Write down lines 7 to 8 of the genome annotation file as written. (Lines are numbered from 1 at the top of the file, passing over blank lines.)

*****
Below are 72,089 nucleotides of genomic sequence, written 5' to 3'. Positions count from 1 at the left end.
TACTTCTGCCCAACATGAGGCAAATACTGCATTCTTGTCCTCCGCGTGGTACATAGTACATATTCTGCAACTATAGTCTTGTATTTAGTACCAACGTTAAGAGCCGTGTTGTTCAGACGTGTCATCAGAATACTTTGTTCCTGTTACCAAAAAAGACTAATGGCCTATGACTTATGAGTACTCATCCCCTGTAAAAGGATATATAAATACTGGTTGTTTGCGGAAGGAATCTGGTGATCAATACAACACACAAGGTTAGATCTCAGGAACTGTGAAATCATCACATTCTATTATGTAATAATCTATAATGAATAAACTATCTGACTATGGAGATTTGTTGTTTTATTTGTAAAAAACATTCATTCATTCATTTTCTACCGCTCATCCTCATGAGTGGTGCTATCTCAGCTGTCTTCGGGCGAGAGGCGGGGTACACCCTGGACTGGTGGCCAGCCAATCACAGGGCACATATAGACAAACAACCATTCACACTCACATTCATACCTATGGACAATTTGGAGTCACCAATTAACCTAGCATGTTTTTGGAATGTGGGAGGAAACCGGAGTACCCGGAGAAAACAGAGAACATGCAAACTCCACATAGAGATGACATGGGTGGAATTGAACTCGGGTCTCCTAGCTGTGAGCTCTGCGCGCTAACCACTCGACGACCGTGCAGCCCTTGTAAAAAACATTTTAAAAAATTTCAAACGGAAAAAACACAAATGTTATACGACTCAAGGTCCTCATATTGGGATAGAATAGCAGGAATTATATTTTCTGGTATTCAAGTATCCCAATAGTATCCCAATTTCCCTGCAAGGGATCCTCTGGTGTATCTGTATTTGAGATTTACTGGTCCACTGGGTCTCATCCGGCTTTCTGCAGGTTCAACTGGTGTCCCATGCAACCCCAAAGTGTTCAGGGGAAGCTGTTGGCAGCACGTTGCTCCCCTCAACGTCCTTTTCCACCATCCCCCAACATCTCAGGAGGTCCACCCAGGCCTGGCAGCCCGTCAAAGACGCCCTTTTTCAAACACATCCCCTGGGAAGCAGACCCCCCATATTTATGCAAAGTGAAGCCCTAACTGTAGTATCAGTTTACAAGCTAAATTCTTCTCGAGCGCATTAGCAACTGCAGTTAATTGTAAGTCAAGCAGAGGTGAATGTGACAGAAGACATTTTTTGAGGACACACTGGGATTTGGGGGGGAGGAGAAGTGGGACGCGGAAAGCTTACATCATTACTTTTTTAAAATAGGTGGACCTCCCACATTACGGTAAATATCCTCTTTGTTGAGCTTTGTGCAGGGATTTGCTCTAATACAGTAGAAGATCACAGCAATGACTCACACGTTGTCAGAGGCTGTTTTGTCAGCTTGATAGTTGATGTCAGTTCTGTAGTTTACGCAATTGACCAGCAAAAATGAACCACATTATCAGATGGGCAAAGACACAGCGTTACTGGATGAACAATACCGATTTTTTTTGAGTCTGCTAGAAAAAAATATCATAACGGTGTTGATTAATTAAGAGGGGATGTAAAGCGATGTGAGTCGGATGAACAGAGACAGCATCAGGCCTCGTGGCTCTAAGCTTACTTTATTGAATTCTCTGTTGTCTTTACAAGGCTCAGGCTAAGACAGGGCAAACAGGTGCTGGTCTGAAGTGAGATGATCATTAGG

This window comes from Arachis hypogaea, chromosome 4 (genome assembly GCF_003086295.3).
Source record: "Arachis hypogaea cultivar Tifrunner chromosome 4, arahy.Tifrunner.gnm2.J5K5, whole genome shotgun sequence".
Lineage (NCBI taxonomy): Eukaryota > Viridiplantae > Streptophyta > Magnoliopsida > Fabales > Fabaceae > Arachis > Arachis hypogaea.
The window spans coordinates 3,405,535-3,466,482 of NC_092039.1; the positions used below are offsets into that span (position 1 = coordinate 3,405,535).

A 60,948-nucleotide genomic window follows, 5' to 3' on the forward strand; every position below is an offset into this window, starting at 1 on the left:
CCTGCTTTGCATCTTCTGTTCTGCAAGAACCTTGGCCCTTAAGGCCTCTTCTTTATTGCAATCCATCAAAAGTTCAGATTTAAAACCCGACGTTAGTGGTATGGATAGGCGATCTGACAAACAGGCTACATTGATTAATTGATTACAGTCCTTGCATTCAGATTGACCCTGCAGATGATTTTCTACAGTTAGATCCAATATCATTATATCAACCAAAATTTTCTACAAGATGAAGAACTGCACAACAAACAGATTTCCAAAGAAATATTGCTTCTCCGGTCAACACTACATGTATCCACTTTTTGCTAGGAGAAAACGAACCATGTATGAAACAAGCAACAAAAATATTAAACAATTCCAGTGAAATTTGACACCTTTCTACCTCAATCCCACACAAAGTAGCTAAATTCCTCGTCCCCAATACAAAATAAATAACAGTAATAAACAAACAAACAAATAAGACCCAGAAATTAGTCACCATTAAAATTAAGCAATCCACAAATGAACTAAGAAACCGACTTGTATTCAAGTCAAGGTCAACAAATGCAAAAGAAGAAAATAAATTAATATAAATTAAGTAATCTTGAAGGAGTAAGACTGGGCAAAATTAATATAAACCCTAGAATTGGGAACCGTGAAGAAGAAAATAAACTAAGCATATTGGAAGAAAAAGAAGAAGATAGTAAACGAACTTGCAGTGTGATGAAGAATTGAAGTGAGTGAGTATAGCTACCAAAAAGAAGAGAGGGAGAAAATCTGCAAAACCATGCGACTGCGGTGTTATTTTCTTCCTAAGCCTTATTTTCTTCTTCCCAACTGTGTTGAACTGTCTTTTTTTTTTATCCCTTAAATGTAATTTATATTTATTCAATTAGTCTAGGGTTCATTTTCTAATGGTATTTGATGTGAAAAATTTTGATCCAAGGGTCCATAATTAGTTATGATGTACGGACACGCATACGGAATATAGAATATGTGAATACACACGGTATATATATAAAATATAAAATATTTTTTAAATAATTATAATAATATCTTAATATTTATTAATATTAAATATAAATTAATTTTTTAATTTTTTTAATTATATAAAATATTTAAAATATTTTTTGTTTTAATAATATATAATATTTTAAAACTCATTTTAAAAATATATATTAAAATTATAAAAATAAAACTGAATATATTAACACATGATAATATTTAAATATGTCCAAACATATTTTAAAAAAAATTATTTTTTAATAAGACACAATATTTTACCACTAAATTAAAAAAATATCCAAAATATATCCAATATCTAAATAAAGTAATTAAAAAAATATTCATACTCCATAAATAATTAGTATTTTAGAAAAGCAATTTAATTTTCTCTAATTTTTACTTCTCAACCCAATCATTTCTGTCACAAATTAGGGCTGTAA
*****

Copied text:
A 60,948-nucleotide genomic window follows, 5' to 3' on the forward strand; every position below is an offset into this window, starting at 1 on the left:
CCTGCTTTGCATCTTCTGTTCTGCAAGAACCTTGGCCCTTAAGGCCTCTTCTTTATTGCAATCCATCAAAAGTTCAGATTTAAAACCCGACGTTAGTGGTATGGATAGGCGATCTGACAAACAGGCTACATTGATTAATTGATTACAGTCCTTGCATTCAGATTGACCCTGCAGATGATTTTCTACAGTTAGATCCAATATCATTATATCAACCAAAATTTTCTACAAGATGAAGAACTGCACAACAAACAGATTTCCAAAGAAATATTGCTTCTCCGGTCAACACTACATGTATCCACTTTTTGCTAGGAGAAAACGAACCATGTATGAAACAAGCAACAAAAATATTAAACAATTCCAGTGAAATTTGACACCTTTCTACCTCAATCCCACACAAAGTAGCTAAATTCCTCGTCCCCAATACAAAATAAATAACAGTAATAAACAAACAAACAAATAAGACCCAGAAATTAGTCACCATTAAAATTAAGCAATCCACAAATGAACTAAGAAACCGACTTGTATTCAAGTCAAGGTCAACAAATGCAAAAGAAGAAAATAAATTAATATAAATTAAGTAATCTTGAAGGAGTAAGACTGGGCAAAATTAATATAAACCCTAGAATTGGGAACCGTGAAGAAGAAAATAAACTAAGCATATTGGAAGAAAAAGAAGAAGATAGTAAACGAACTTGCAGTGTGATGAAGAATTGAAGTGAGTGAGTATAGCTACCAAAAAGAAGAGAGGGAGAAAATCTGCAAAACCATGCGACTGCGGTGTTATTTTCTTCCTAAGCCTTATTTTCTTCTTCCCAACTGTGTTGAACTGTCTTTTTTTTTTATCCCTTAAATGTAATTTATATTTATTCAATTAGTCTAGGGTTCATTTTCTAATGGTATTTGATGTGAAAAATTTTGATCCAAGGGTCCATAATTAGTTATGATGTACGGACACGCATACGGAATATAGAATATGTGAATACACACGGTATATATATAAAATATAAAATATTTTTTAAATAATTATAATAATATCTTAATATTTATTAATATTAAATATAAATTAATTTTTTAATTTTTTTAATTATATAAAATATTTAAAATATTTTTTGTTTTAATAATATATAATATTTTAAAACTCATTTTAAAAATATATATTAAAATTATAAAAATAAAACTGAATATATTAACACATGATAATATTTAAATATGTCCAAACATATTTTAAAAAAAATTATTTTTTAATAAGACACAATATTTTACCACTAAATTAAAAAAATATCCAAAATATATCCAATATCTAAATAAAGTAATTAAAAAAATATTCATACTCCATAAATAATTAGTATTTTAGAAAAGCAATTTAATTTTCTCTAATTTTTACTTCTCAACCCAATCATTTCTGTCACAAATTAGGGCTGTAA